It is enough for the disciple that he be as his master, and the servant as his lord. If they have called the master of the house Beelzebub, how much more shall they call them of his household? Matthew 10:25.

Paul explains how he and the disciples were defamed and reviled.

Being reviled, we bless, being persecuted, we suffer it: Being defamed, we intreat: we are made as the filth of the world, and are the offscouring of all things unto this day. (1 Corinthians 4:13)

This author’s purpose in revealing the defamation is to warn others about the doctrinal errors that are the foundation of the slander. People should know the subtle ways the devil keeps people from the truth of the gospel. There are many other doctrinal errors of Carl Roberts are discussed in detail in this author’s blog article titled: Carl Roberts’ Heresy of Salvation by Dead Faith.

This author is not surprised by condemnation coming from heretics. This author gladly suffers it and takes comfort in the promise of Jesus Christ.

Blessed are ye, when men shall revile you, and persecute you, and shall say all manner of evil against you falsely, for my sake. Rejoice, and be exceeding glad: for great is your reward in heaven: for so persecuted they the prophets which were before you. (Matthew 5:11-12)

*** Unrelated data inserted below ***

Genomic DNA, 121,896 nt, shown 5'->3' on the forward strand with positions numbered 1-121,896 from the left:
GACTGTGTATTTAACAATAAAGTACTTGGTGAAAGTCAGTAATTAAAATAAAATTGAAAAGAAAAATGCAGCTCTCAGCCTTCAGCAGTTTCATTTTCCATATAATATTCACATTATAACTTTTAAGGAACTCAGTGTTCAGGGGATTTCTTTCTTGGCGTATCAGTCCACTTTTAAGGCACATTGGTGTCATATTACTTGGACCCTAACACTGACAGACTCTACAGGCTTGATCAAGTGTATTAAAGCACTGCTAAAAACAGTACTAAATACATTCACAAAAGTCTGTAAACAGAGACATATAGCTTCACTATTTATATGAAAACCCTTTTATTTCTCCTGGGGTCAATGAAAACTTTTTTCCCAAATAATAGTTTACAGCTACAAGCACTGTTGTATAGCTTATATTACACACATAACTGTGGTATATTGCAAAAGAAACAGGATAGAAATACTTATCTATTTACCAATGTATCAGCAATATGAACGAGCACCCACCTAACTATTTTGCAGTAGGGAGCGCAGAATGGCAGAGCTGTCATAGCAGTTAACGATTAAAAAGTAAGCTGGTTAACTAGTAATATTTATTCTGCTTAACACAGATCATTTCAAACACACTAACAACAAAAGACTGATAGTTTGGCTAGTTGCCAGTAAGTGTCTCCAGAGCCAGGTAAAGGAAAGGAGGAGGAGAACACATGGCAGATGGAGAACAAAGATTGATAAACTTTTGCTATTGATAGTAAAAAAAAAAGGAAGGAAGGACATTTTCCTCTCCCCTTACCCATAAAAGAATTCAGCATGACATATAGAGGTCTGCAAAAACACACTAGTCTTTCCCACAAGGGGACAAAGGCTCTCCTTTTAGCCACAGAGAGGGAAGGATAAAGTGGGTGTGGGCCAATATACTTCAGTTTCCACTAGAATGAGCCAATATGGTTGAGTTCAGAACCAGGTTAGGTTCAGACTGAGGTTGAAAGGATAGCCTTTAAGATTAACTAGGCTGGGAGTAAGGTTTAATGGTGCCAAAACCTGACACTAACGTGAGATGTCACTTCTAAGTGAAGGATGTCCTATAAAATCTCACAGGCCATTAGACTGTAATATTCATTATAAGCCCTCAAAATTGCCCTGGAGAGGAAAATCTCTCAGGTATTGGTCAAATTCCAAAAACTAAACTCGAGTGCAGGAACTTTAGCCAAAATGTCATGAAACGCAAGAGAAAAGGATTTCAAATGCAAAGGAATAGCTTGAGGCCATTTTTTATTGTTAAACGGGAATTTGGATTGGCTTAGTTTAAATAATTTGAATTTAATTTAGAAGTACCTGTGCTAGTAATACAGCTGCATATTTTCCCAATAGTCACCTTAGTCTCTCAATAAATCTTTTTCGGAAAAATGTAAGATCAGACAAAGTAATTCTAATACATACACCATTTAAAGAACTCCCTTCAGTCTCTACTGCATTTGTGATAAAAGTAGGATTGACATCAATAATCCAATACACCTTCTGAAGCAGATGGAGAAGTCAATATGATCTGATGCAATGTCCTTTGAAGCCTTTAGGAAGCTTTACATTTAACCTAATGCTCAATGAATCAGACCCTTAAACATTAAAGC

The gospel is clear that “all that will live godly in Christ Jesus shall suffer persecution.” 2 Timothy 3:12. The persecution often comes from false brethren who have snuck in unawares. See Galatians 2:4. Roberts and Phillips are examples of false brothers who are natural men that do not have the unction of the Holy Spirit. That is why they do not accept the gospel truth that love is a necessary fruit of saving faith.

But the natural man receiveth not the things of the Spirit of God: for they are foolishness unto him: neither can he know them, because they are spiritually discerned. (1 Corinthians 2:14)

Paul called out Hymenaeus, Alexander, and Philetus by name for their heresy. See 1 Timothy 1:19-20, 2 Timothy 2:16-18. I will follow Paul’s example in exposing the heresy of Phillips and Roberts. Like Paul’s, this author’s principal concern is that people will believe Roberts and Phillips, and their false propaganda will cause others to misunderstand the true gospel of Jesus Christ. Indeed, there seems to be an example of that very thing happening. The person who posted the laudatory review of this author’s book responded to Phillips’ deceptive comment alleging that the book represents a false gospel of salvation by works with the following comment: “Thanks for the clarification Larry! Much love bro.” That response brings to mind the parable of the sower, where “some seeds fell by the way side, and the fowls came and devoured them up.” Matthew 13:4. Jesus explained the meaning: